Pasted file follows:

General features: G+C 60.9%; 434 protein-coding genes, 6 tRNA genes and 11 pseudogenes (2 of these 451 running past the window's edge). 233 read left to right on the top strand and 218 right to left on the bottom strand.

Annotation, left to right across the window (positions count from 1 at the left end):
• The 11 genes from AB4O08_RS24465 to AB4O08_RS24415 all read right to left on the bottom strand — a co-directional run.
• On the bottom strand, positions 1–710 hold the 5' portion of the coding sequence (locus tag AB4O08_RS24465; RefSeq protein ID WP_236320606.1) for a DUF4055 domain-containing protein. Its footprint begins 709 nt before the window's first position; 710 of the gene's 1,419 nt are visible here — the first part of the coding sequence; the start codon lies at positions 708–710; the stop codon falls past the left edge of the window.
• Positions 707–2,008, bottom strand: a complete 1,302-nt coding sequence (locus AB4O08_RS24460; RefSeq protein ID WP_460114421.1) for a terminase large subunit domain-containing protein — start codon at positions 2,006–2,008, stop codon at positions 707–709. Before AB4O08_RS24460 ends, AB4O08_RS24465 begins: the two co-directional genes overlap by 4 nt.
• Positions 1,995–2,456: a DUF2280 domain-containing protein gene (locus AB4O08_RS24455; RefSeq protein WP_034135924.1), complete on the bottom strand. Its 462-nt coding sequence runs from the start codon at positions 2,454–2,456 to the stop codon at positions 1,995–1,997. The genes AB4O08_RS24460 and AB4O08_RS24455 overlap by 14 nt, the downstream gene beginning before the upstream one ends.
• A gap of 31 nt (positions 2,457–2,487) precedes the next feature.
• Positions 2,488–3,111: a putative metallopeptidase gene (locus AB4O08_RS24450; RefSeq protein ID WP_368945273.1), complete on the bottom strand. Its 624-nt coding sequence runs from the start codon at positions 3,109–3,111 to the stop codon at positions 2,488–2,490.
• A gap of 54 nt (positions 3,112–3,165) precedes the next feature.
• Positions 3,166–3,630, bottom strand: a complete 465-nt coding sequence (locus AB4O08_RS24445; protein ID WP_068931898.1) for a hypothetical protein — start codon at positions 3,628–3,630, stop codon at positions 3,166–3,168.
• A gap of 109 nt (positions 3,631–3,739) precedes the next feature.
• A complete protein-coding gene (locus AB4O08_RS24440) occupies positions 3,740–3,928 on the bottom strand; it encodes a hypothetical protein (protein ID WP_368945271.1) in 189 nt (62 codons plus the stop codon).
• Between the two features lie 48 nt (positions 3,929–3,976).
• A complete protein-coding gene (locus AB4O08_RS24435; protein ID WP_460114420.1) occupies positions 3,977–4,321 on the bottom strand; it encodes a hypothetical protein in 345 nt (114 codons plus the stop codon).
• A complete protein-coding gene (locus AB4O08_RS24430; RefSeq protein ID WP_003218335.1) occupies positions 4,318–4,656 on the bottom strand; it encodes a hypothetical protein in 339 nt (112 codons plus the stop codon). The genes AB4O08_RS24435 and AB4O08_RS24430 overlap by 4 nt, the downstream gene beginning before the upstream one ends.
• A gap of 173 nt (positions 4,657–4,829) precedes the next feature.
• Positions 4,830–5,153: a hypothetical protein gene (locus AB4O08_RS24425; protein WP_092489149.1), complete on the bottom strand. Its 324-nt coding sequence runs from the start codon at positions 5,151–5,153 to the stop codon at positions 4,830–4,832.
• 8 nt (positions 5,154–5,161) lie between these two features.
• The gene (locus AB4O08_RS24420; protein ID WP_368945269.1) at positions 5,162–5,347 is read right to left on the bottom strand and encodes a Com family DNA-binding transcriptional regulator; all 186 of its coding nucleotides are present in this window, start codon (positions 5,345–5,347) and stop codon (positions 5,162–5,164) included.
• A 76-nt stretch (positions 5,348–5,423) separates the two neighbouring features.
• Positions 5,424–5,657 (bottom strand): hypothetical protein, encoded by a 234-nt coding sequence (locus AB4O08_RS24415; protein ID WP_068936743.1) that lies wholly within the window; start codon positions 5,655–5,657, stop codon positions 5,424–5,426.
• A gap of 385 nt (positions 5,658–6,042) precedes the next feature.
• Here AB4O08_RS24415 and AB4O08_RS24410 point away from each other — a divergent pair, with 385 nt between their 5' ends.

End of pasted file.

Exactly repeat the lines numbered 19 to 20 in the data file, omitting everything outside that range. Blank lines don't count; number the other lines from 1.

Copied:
• The gene (locus AB4O08_RS24420; protein ID WP_368945269.1) at positions 5,162–5,347 is read right to left on the bottom strand and encodes a Com family DNA-binding transcriptional regulator; all 186 of its coding nucleotides are present in this window, start codon (positions 5,345–5,347) and stop codon (positions 5,162–5,164) included.
• A 76-nt stretch (positions 5,348–5,423) separates the two neighbouring features.